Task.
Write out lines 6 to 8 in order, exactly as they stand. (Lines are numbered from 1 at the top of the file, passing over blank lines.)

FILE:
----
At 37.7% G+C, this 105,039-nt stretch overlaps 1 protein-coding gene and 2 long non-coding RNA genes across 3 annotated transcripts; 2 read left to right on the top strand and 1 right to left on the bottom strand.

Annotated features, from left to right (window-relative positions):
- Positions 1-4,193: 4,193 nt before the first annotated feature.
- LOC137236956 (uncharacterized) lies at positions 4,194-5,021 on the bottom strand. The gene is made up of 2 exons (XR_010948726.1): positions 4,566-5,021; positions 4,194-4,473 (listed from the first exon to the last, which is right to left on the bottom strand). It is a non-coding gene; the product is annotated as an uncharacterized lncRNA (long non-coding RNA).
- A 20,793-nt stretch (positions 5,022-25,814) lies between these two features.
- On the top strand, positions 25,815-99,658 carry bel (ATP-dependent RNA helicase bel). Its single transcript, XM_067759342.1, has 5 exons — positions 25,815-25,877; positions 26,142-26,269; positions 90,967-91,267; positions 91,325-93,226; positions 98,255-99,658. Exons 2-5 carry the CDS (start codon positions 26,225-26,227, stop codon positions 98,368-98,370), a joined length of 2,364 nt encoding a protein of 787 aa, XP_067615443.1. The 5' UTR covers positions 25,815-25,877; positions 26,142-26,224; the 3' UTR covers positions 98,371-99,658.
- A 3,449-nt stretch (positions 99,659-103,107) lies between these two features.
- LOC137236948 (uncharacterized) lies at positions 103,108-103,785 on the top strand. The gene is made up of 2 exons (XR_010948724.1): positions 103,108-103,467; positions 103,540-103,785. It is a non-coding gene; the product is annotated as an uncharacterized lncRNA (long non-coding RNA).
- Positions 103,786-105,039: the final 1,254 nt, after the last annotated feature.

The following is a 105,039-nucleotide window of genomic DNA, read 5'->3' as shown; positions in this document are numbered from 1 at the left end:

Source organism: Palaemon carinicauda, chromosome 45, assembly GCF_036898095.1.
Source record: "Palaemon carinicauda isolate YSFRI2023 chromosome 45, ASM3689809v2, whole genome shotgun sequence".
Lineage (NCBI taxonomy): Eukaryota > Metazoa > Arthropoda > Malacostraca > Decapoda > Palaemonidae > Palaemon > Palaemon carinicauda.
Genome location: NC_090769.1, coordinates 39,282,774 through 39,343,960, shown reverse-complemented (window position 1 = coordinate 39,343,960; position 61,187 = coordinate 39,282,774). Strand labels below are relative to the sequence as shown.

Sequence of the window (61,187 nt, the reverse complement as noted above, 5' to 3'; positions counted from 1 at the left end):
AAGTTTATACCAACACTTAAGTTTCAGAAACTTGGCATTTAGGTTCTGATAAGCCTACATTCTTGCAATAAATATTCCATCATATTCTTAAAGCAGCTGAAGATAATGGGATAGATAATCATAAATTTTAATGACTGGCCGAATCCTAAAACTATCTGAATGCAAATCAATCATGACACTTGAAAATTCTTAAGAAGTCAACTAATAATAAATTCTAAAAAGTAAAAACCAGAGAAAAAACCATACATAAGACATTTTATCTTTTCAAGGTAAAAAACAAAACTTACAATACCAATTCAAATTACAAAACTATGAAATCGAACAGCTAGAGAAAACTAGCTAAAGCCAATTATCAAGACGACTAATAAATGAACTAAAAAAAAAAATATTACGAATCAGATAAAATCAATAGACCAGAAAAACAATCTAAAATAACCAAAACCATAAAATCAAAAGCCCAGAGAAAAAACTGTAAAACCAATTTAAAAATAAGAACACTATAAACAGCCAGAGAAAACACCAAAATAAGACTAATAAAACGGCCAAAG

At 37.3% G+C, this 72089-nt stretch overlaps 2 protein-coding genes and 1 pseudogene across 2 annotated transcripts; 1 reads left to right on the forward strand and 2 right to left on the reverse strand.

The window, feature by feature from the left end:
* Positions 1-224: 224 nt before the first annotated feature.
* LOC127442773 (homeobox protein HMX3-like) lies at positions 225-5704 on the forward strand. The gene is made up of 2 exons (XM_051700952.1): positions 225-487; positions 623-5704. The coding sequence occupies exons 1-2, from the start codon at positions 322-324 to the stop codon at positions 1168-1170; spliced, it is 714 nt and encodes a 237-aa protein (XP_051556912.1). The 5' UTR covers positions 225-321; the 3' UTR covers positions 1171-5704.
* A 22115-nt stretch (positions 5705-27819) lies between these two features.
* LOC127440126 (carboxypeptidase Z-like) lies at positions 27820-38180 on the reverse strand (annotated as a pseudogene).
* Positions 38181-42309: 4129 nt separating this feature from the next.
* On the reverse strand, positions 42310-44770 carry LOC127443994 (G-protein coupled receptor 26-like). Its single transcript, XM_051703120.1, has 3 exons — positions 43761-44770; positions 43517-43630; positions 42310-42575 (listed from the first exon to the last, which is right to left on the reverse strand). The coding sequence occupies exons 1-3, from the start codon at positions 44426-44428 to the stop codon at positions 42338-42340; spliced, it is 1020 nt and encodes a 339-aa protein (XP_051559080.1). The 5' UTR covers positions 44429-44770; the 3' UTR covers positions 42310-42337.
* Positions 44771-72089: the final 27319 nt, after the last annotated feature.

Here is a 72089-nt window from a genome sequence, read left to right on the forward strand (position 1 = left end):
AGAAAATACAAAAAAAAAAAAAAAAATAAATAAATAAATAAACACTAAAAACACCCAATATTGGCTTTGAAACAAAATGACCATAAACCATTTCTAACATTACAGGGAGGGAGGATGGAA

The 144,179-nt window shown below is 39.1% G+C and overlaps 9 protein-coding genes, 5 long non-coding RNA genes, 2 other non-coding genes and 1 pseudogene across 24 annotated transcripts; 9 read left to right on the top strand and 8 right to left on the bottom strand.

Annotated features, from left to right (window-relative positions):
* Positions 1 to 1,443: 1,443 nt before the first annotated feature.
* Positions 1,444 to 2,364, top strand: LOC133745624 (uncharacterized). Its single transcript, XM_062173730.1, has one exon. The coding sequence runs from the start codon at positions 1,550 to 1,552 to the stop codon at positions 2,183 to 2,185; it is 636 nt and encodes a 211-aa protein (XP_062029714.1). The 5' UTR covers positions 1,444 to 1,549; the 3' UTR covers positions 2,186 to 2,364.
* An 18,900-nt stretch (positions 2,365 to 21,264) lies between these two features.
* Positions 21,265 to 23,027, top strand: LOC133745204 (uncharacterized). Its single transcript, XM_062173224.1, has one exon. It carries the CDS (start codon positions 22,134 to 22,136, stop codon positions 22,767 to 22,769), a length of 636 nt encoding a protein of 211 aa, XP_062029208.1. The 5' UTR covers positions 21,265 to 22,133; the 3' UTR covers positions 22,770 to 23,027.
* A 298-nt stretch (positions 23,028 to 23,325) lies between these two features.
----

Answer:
- On the top strand, positions 25,815-99,658 carry bel (ATP-dependent RNA helicase bel). Its single transcript, XM_067759342.1, has 5 exons — positions 25,815-25,877; positions 26,142-26,269; positions 90,967-91,267; positions 91,325-93,226; positions 98,255-99,658. Exons 2-5 carry the CDS (start codon positions 26,225-26,227, stop codon positions 98,368-98,370), a joined length of 2,364 nt encoding a protein of 787 aa, XP_067615443.1. The 5' UTR covers positions 25,815-25,877; positions 26,142-26,224; the 3' UTR covers positions 98,371-99,658.
- A 3,449-nt stretch (positions 99,659-103,107) lies between these two features.
- LOC137236948 (uncharacterized) lies at positions 103,108-103,785 on the top strand. The gene is made up of 2 exons (XR_010948724.1): positions 103,108-103,467; positions 103,540-103,785. It is a non-coding gene; the product is annotated as an uncharacterized lncRNA (long non-coding RNA).